In this study, we tried to develop an efficient method for generating DA neurons from hESCs at a high purity and on a large scale. First, detached hESC colonies were cultured on bacterial dishes to form embryoid bodies (EBs) as described in Experimental Procedures. For the selection of neural precursors (NPs), the EBs were transferred onto the Matrigel-coated culture dishes and cultured in the presence of 0.5% N2 supplement for 5 days (Fig. 1, stage 1). The selected NPs then were expanded in the presence of basic FGF (bFGF) and N2 supplements for 4 days. Most of the selected and expanded NPs expressed nestin and musashi, the markers for NPs (data not shown) (24) and formed neural clumps with neural rosettes (Fig. 1C) or neural tube-like morphologies (Fig. 1D) (1617). These neural clumps were isolated mechanically and cultured in suspension on bacterial dishes in the presence of bFGF and N2 supplements. After approximately 10 days in this culture condition, SNMs that resemble “neurospheres” (25) were formed. For passage, the SNMs were mechanically dissected into ≈4–6 fragments and expanded for ≈7–10 days before the next passage. During the first passage, portions with nonneural morphologies (e.g., cystic structures or spot-forming fibroblast-like cells) were removed by mechanical cutting, increasing the homogeneity of the SNMs. This process was repeated three times (for a total of four passages) to obtain highly homogeneous SNMs. The SNMs could be expanded for at least 120 days, suggesting that our SNM cultures could provide enough number of cells for therapy.

Fig. 1.
Differentiation of hESCs into TH+ neurons. Schematic procedures for the in vitro differentiation of hESCs. NPs with neural rosettes (C) and neural-tube-like structures (D) were produced by neural selection and expansion procedures after EB formation ( ...

To differentiate the SNMs into neurons, we transferred the SNMs onto Matrigel-coated culture dishes containing differentiation medium (Fig. 1, stage 2). A few days later, cells displayed neuronal morphologies with processes (Fig. 1F) and expressed the neuronal markers βIII-tubulin and NeuN (data not shown). To induce TH+ neurons from the cells with neuronal phenotypes, SHH and FGF8 were added into the differentiation medium for 10 days (Fig. 1 G and H). Cells then were treated with ascorbic acid (AA) for the last 6 days of the 10-day procedure to induce TH+ cell maturation (Fig. 1H).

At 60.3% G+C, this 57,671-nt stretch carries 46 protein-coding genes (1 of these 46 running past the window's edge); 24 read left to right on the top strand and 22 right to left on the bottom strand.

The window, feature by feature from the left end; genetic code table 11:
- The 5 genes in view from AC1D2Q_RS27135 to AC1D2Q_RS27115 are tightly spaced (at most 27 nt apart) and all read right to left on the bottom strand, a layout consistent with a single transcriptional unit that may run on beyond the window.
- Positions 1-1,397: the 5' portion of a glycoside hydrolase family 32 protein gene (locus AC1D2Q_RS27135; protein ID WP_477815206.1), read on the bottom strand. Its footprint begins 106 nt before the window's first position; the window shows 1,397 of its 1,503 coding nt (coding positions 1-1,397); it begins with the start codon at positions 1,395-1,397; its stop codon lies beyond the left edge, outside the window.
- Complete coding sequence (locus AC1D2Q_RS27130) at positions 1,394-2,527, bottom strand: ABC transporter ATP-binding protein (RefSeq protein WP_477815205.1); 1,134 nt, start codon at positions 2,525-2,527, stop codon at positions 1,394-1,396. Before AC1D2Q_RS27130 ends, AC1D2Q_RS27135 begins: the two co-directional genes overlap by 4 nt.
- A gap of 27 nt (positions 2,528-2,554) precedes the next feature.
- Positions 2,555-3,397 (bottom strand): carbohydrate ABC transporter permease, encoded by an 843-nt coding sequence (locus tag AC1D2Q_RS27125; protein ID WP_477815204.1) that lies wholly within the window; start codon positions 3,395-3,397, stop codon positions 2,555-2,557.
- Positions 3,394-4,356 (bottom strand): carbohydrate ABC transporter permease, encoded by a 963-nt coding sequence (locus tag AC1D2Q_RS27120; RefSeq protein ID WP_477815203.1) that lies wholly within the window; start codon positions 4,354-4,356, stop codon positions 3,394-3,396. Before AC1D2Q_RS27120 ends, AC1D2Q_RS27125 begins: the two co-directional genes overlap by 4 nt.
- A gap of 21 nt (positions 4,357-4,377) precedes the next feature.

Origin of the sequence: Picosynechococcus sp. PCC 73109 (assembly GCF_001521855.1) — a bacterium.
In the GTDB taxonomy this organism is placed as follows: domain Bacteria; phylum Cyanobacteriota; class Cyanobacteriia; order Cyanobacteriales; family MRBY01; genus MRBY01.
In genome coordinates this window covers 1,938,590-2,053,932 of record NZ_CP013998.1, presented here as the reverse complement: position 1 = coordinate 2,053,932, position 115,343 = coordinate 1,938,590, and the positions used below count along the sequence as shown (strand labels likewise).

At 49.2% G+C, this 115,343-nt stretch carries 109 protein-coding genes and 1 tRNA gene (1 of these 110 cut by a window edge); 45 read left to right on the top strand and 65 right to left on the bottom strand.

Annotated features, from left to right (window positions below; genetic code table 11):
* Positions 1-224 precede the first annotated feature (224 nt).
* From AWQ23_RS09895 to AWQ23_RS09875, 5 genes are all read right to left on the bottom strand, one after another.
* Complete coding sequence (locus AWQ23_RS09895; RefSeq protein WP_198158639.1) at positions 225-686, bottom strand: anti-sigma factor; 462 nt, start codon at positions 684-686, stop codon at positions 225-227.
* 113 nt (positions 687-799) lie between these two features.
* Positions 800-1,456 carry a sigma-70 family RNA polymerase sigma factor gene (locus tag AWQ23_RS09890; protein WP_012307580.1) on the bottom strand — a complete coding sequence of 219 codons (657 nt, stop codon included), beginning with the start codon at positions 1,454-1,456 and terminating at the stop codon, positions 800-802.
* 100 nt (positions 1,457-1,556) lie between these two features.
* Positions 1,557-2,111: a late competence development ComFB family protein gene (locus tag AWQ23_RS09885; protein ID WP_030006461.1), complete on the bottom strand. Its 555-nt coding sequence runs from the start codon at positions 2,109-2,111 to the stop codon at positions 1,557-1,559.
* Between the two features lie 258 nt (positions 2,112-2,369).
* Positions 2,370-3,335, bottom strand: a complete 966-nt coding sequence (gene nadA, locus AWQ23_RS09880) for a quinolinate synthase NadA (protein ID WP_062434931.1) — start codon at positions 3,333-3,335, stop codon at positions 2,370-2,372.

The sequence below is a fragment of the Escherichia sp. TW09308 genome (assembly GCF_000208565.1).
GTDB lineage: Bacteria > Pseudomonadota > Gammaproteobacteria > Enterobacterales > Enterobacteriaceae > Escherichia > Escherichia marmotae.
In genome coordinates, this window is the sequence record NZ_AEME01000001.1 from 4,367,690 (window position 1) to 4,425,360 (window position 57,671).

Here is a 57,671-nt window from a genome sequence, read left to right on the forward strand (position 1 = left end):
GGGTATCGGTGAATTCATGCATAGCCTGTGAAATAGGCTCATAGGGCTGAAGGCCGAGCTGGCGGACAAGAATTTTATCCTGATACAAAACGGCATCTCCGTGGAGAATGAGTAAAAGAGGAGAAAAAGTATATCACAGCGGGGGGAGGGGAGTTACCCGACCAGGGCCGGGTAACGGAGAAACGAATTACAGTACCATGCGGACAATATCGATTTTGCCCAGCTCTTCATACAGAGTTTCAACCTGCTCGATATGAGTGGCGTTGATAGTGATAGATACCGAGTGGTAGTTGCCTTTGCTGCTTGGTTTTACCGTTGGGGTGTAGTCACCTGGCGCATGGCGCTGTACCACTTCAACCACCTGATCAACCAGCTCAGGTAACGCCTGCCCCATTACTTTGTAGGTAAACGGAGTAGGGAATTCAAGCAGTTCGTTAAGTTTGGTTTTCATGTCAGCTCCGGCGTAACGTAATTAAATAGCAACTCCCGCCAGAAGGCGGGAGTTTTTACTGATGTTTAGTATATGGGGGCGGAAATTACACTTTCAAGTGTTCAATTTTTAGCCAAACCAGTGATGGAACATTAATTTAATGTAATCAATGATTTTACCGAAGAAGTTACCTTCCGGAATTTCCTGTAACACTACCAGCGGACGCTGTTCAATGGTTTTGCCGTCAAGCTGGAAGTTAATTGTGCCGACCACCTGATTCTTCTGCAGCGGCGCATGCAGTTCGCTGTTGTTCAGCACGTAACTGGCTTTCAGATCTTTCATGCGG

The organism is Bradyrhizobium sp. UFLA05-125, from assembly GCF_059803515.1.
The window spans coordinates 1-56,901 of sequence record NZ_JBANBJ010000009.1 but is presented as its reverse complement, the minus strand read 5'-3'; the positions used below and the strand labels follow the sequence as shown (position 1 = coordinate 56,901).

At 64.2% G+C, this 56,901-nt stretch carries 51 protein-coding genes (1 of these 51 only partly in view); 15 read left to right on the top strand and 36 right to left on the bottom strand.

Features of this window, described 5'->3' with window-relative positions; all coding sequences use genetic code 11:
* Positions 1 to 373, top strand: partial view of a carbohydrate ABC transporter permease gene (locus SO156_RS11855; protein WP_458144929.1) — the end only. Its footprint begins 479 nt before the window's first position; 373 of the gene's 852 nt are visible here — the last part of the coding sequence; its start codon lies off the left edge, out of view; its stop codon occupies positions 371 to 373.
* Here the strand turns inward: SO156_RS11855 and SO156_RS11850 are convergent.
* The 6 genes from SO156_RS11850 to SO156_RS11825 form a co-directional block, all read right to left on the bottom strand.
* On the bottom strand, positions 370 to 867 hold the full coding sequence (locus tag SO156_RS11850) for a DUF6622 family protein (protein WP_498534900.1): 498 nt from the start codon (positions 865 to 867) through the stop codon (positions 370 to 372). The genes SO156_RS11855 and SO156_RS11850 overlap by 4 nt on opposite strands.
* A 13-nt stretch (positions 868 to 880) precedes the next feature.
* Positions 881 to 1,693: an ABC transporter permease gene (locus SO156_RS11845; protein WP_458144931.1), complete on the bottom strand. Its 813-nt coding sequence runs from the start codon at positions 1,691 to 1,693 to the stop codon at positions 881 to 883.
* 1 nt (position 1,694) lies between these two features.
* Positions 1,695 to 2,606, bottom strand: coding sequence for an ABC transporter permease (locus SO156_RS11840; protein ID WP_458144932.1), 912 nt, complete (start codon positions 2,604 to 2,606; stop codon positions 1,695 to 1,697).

After differentiation into TH+ neurons, immunostaining was performed by using antibodies against TH and βIII-tubulin (Fig. 1 I–K). When counted at the cellular level, ≈86 ± 1.4% (≈4–5 × 105 cells per 35-mm culture dish) of the βIII-tubulin-expressing cells (total neurons) were TH+ neurons (Fig. 2A). Flow cytometry analysis (Fig. 2B) revealed that ≈85% of these neurons expressed TH, which is consistent with the cell-counting result. In addition, 77% of the total differentiated cells were βIII-tubulin+ neurons. These results suggest that our protocol could generate TH+ neurons from hESCs much more efficiently than previous protocols (1318). We also applied our protocol to other hESC lines, such as SNUhES3 and SNUhES16, to confirm that the efficient generation of DA neurons by our protocol is not specific to a certain cell line. After final differentiation, 77.18 ± 1.36% and 81.74 ± 1.52% of the total neurons were TH+ in SNUhES3 and SNUhES16, respectively (Fig. 2 D–I and M), suggesting that our protocol can be applicable to any hESC line. Interestingly, after 10 passages, the SNMs also retained a similar potential for differentiation into DA neurons (Fig. 2 J–L).

Fig. 2.
Quantitative analysis of TH+ and βIII-tubulin+ neurons and the differentiation of TH+ neurons from other hESC lines and highly passaged SNMs. (A) The proportion of TH+ neurons to the total number of neurons. TH+ and βIII-tubulin+ neurons ...

The efficiency of DA neuron differentiation also was analyzed at the colony level. This analysis was performed on day 7 during the 14-day differentiation period because individual colonies are hard to distinguish on day 14 of the differentiation procedure. Despite being counted in the middle of differentiation procedure (at day 7), the majority of the colonies (93.38 ± 2.72% from SNUhES1, 91.89 ± 2.48% from SNUhES3, and 92.63 ± 2.43% from SNUhES16) still contained TH+ cells. These numbers also are higher than that from the previous study that demonstrated that 87% of the colonies contained TH+ cells (19).

Characterization of the hESC-Derived TH+ Neurons.

We next characterized the subtypes of the hESC-derived TH+ cells because noradrenergic and adrenergic neurons also express TH. To do so, cells were coimmunostained with TH and either En1 (midbrain DA neuron marker), aromatic amino acid decarboxylase (AADC; marker for both catecholaminergic and serotonergic neurons), dopamine β-hydroxylase (DBH; norepinephrine neuron marker), or phenylethanolamine N-methyltransferase (PNMT; epinephrine neuron marker) (Fig. 3 A–L). Most TH+ cells expressed AADC (Fig. 3 A–C), and 91.61 ± 0.64% (≈3.6–4.6 × 105 cells per 35-mm culture dish) of the TH+ cells also expressed En1 (Fig. 3 D–F). Only a few TH+ cells expressed DBH (4.18 ± 0.50%; Fig. 3 G–I) or PNMT (4.44 ± 0.57%; Fig. 3 J–L), indicating that the majority of TH+ cells are DA neurons. We noticed that some (≈5%) of PNMT+ cells (Fig. 3K) were TH and did not have a neuronal morphology. The identity of these cells is yet to be determined. Our hESC-derived TH+ cells also did not express GABA (Fig. 4 M–O), therefore indicating that they are not olfactory DA neurons. GFAP and O4, which are markers for astrocyte and oligodendrocyte, respectively, also were not detected (data not shown).